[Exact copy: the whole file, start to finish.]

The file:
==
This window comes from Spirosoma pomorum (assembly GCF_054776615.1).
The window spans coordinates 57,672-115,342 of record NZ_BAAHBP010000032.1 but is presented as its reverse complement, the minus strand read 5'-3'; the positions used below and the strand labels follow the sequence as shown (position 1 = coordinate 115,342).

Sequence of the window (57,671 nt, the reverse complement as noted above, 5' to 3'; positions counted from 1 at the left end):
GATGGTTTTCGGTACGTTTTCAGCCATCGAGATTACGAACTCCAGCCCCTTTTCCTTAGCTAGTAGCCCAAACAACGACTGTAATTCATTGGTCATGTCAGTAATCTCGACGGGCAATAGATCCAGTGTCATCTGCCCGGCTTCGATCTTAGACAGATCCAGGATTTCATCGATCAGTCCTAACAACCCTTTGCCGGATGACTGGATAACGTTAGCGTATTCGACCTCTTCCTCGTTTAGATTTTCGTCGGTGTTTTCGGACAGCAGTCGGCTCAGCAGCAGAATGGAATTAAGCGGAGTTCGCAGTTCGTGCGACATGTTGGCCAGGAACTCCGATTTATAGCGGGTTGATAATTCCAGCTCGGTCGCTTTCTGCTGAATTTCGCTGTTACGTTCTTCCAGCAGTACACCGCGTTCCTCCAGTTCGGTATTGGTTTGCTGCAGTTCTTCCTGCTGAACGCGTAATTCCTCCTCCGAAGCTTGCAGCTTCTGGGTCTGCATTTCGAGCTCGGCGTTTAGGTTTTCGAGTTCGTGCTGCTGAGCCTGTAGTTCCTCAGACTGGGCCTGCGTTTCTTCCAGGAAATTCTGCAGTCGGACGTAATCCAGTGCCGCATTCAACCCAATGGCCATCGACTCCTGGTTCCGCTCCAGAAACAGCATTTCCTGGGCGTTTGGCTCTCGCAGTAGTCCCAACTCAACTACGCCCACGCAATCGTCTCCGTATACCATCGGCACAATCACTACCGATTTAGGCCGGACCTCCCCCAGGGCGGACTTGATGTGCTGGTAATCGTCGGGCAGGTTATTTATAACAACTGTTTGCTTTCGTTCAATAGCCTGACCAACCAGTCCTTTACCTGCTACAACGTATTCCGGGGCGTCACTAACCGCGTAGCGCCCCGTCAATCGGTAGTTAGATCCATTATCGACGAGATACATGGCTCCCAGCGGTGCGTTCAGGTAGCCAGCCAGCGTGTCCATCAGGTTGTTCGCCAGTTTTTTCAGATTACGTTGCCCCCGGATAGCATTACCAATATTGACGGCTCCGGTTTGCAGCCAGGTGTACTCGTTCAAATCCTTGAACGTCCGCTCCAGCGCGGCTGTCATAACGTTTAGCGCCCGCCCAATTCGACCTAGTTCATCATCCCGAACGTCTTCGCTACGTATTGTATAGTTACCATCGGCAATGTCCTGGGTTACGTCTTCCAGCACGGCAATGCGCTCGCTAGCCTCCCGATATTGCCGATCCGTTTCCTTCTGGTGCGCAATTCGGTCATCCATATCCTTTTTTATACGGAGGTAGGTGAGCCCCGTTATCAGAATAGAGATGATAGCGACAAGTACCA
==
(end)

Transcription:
This window comes from Spirosoma pomorum (assembly GCF_054776615.1).
The window spans coordinates 57,672-115,342 of record NZ_BAAHBP010000032.1 but is presented as its reverse complement, the minus strand read 5'-3'; the positions used below and the strand labels follow the sequence as shown (position 1 = coordinate 115,342).

Sequence of the window (57,671 nt, the reverse complement as noted above, 5' to 3'; positions counted from 1 at the left end):
GATGGTTTTCGGTACGTTTTCAGCCATCGAGATTACGAACTCCAGCCCCTTTTCCTTAGCTAGTAGCCCAAACAACGACTGTAATTCATTGGTCATGTCAGTAATCTCGACGGGCAATAGATCCAGTGTCATCTGCCCGGCTTCGATCTTAGACAGATCCAGGATTTCATCGATCAGTCCTAACAACCCTTTGCCGGATGACTGGATAACGTTAGCGTATTCGACCTCTTCCTCGTTTAGATTTTCGTCGGTGTTTTCGGACAGCAGTCGGCTCAGCAGCAGAATGGAATTAAGCGGAGTTCGCAGTTCGTGCGACATGTTGGCCAGGAACTCCGATTTATAGCGGGTTGATAATTCCAGCTCGGTCGCTTTCTGCTGAATTTCGCTGTTACGTTCTTCCAGCAGTACACCGCGTTCCTCCAGTTCGGTATTGGTTTGCTGCAGTTCTTCCTGCTGAACGCGTAATTCCTCCTCCGAAGCTTGCAGCTTCTGGGTCTGCATTTCGAGCTCGGCGTTTAGGTTTTCGAGTTCGTGCTGCTGAGCCTGTAGTTCCTCAGACTGGGCCTGCGTTTCTTCCAGGAAATTCTGCAGTCGGACGTAATCCAGTGCCGCATTCAACCCAATGGCCATCGACTCCTGGTTCCGCTCCAGAAACAGCATTTCCTGGGCGTTTGGCTCTCGCAGTAGTCCCAACTCAACTACGCCCACGCAATCGTCTCCGTATACCATCGGCACAATCACTACCGATTTAGGCCGGACCTCCCCCAGGGCGGACTTGATGTGCTGGTAATCGTCGGGCAGGTTATTTATAACAACTGTTTGCTTTCGTTCAATAGCCTGACCAACCAGTCCTTTACCTGCTACAACGTATTCCGGGGCGTCACTAACCGCGTAGCGCCCCGTCAATCGGTAGTTAGATCCATTATCGACGAGATACATGGCTCCCAGCGGTGCGTTCAGGTAGCCAGCCAGCGTGTCCATCAGGTTGTTCGCCAGTTTTTTCAGATTACGTTGCCCCCGGATAGCATTACCAATATTGACGGCTCCGGTTTGCAGCCAGGTGTACTCGTTCAAATCCTTGAACGTCCGCTCCAGCGCGGCTGTCATAACGTTTAGCGCCCGCCCAATTCGACCTAGTTCATCATCCCGAACGTCTTCGCTACGTATTGTATAGTTACCATCGGCAATGTCCTGGGTTACGTCTTCCAGCACGGCAATGCGCTCGCTAGCCTCCCGATATTGCCGATCCGTTTCCTTCTGGTGCGCAATTCGGTCATCCATATCCTTTTTTATACGGAGGTAGGTGAGCCCCGTTATCAGAATAGAGATGATAGCGACAAGTACCA